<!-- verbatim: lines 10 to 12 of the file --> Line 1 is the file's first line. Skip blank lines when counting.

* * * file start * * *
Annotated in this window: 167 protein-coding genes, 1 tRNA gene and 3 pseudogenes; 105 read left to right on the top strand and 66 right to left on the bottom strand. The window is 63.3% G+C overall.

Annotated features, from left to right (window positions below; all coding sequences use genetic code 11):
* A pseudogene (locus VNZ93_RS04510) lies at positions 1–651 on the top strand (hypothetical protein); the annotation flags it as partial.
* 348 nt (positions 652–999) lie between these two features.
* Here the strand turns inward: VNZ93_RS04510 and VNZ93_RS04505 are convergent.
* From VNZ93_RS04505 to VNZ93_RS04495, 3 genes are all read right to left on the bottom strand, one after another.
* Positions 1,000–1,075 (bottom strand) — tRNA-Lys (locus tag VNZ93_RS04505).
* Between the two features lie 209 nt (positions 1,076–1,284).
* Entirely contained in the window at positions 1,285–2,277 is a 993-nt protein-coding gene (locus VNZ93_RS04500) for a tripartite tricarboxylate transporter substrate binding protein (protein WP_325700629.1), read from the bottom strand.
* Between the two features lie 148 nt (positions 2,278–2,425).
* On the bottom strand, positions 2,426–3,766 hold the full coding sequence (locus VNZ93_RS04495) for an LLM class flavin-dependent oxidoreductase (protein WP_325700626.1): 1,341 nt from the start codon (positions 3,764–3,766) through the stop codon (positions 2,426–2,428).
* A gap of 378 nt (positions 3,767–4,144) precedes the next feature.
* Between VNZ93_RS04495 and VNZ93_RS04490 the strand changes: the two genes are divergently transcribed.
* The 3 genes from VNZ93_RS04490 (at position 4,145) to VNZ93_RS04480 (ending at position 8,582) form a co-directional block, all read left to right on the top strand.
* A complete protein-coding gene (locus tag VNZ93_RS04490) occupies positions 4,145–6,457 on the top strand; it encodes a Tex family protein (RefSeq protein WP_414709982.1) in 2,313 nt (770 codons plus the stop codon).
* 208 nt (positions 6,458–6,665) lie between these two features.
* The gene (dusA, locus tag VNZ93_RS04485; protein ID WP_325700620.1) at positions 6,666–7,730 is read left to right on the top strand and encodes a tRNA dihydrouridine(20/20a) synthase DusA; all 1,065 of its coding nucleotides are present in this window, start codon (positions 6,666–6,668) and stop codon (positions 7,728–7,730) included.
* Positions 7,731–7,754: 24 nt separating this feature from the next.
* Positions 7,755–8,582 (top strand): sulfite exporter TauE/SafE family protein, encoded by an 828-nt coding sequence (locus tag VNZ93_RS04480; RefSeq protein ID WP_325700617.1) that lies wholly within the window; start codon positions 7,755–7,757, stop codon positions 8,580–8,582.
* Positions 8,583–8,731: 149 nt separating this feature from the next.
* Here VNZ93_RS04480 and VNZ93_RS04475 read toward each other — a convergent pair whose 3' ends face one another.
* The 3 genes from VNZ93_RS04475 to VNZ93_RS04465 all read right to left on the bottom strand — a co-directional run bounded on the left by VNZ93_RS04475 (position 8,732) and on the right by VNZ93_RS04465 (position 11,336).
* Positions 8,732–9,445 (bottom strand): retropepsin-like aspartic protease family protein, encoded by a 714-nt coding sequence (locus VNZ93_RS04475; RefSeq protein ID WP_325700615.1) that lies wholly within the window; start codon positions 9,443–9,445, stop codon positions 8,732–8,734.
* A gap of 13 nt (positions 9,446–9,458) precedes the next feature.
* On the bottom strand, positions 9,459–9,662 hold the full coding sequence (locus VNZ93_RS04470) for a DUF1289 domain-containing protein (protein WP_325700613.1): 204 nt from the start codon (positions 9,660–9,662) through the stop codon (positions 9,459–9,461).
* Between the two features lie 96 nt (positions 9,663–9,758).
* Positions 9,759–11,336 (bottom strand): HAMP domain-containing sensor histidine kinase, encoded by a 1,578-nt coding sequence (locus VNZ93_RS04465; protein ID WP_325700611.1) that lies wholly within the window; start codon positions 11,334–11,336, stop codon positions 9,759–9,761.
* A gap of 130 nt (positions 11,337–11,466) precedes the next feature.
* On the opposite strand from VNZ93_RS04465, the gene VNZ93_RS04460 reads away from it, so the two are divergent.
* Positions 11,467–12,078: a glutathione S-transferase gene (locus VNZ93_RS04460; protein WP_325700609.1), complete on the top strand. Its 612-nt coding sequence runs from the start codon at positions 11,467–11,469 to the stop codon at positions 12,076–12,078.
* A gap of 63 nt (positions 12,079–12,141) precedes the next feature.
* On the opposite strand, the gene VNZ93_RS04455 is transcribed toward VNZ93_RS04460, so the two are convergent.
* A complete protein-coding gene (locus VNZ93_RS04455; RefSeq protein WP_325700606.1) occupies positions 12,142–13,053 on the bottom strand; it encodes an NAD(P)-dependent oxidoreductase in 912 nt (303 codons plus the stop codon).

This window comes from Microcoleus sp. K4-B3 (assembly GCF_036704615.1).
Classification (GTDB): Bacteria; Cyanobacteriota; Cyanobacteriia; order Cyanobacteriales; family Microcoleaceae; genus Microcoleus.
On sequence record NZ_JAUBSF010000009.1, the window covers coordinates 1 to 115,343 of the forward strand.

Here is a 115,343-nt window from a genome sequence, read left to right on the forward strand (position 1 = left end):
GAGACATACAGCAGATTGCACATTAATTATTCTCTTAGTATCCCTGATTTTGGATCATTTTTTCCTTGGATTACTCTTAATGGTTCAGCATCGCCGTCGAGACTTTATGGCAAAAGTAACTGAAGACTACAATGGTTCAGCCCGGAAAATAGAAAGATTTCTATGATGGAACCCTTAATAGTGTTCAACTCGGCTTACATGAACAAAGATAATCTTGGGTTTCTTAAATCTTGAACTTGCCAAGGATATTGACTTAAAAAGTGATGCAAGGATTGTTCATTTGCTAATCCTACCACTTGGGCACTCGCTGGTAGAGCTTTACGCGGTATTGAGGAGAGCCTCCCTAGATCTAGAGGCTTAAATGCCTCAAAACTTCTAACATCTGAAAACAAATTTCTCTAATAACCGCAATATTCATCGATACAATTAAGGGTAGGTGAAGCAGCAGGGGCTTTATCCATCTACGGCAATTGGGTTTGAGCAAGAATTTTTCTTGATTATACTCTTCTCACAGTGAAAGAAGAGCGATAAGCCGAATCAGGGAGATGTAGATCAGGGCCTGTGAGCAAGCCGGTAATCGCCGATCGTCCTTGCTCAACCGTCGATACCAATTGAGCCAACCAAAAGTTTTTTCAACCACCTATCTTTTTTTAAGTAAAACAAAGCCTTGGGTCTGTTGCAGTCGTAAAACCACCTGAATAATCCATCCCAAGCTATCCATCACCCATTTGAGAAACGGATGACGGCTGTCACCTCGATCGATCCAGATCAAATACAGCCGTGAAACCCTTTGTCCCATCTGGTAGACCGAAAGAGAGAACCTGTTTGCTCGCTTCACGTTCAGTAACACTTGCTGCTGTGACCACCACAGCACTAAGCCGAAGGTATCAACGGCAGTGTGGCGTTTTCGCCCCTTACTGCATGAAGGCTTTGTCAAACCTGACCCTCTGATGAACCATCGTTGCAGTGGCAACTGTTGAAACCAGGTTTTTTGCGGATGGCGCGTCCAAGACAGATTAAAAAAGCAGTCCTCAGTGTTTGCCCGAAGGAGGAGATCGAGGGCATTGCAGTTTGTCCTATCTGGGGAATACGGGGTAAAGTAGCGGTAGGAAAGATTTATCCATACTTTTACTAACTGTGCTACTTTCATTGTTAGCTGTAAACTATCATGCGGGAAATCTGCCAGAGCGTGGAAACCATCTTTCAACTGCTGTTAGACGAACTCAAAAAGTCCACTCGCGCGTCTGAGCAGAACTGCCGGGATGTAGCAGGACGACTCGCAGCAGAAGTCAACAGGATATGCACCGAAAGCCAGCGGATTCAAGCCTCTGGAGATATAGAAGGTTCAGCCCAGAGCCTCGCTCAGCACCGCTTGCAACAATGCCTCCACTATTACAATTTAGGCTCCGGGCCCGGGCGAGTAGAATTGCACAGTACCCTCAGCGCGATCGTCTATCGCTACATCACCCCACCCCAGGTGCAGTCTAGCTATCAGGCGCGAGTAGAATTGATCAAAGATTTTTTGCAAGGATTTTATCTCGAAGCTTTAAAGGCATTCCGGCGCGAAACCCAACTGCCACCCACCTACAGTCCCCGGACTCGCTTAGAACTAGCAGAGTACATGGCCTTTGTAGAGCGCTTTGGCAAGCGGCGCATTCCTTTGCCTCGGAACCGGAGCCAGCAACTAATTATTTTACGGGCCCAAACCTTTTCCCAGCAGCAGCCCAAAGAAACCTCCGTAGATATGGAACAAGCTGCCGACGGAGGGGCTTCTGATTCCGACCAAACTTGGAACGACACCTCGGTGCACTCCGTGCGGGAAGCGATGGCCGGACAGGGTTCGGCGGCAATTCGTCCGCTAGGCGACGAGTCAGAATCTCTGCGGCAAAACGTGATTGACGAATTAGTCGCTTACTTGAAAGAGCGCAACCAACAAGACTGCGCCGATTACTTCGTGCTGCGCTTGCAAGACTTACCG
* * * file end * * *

* Between the two features lie 148 nt (positions 2,278–2,425).
* On the bottom strand, positions 2,426–3,766 hold the full coding sequence (locus VNZ93_RS04495) for an LLM class flavin-dependent oxidoreductase (protein WP_325700626.1): 1,341 nt from the start codon (positions 3,764–3,766) through the stop codon (positions 2,426–2,428).
* A gap of 378 nt (positions 3,767–4,144) precedes the next feature.